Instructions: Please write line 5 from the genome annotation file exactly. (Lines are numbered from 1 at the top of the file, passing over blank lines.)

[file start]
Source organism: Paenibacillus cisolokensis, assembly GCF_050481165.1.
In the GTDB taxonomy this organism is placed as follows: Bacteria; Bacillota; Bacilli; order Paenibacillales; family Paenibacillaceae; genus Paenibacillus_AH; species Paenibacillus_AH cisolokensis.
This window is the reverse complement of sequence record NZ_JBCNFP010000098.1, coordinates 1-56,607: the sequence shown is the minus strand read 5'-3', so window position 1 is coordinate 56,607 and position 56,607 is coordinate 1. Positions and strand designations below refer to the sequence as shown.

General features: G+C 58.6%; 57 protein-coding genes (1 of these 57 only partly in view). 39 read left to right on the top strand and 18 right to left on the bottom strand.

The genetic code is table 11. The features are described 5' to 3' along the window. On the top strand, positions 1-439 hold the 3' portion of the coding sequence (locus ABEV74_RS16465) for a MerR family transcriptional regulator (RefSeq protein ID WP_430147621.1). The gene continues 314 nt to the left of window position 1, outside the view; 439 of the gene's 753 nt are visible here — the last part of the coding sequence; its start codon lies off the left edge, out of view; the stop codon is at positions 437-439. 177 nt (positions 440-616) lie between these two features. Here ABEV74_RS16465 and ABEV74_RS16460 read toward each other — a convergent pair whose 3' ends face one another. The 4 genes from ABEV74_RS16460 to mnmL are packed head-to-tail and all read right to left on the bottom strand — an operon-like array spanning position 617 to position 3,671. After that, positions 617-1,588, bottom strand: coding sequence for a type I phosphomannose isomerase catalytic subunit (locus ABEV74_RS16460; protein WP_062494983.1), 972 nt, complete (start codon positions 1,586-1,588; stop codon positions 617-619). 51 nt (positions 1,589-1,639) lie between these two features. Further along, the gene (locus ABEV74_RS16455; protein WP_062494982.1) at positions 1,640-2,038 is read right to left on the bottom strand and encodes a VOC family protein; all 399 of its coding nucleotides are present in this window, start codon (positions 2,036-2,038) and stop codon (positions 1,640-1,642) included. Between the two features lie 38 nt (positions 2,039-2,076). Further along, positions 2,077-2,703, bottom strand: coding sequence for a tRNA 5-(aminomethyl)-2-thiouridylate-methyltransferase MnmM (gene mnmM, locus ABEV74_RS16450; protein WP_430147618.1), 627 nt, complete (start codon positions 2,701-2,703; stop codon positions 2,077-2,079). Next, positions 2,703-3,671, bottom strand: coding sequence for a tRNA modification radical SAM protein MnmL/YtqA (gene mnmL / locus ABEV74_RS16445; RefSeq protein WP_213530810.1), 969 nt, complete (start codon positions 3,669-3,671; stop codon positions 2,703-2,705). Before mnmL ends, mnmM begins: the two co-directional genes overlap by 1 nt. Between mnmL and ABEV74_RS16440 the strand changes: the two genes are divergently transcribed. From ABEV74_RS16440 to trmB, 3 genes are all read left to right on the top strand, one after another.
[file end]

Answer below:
The genetic code is table 11. The features are described 5' to 3' along the window. On the top strand, positions 1-439 hold the 3' portion of the coding sequence (locus ABEV74_RS16465) for a MerR family transcriptional regulator (RefSeq protein ID WP_430147621.1). The gene continues 314 nt to the left of window position 1, outside the view; 439 of the gene's 753 nt are visible here — the last part of the coding sequence; its start codon lies off the left edge, out of view; the stop codon is at positions 437-439. 177 nt (positions 440-616) lie between these two features. Here ABEV74_RS16465 and ABEV74_RS16460 read toward each other — a convergent pair whose 3' ends face one another. The 4 genes from ABEV74_RS16460 to mnmL are packed head-to-tail and all read right to left on the bottom strand — an operon-like array spanning position 617 to position 3,671. After that, positions 617-1,588, bottom strand: coding sequence for a type I phosphomannose isomerase catalytic subunit (locus ABEV74_RS16460; protein WP_062494983.1), 972 nt, complete (start codon positions 1,586-1,588; stop codon positions 617-619). 51 nt (positions 1,589-1,639) lie between these two features. Further along, the gene (locus ABEV74_RS16455; protein WP_062494982.1) at positions 1,640-2,038 is read right to left on the bottom strand and encodes a VOC family protein; all 399 of its coding nucleotides are present in this window, start codon (positions 2,036-2,038) and stop codon (positions 1,640-1,642) included. Between the two features lie 38 nt (positions 2,039-2,076). Further along, positions 2,077-2,703, bottom strand: coding sequence for a tRNA 5-(aminomethyl)-2-thiouridylate-methyltransferase MnmM (gene mnmM, locus ABEV74_RS16450; protein WP_430147618.1), 627 nt, complete (start codon positions 2,701-2,703; stop codon positions 2,077-2,079). Next, positions 2,703-3,671, bottom strand: coding sequence for a tRNA modification radical SAM protein MnmL/YtqA (gene mnmL / locus ABEV74_RS16445; RefSeq protein WP_213530810.1), 969 nt, complete (start codon positions 3,669-3,671; stop codon positions 2,703-2,705). Before mnmL ends, mnmM begins: the two co-directional genes overlap by 1 nt. Between mnmL and ABEV74_RS16440 the strand changes: the two genes are divergently transcribed. From ABEV74_RS16440 to trmB, 3 genes are all read left to right on the top strand, one after another.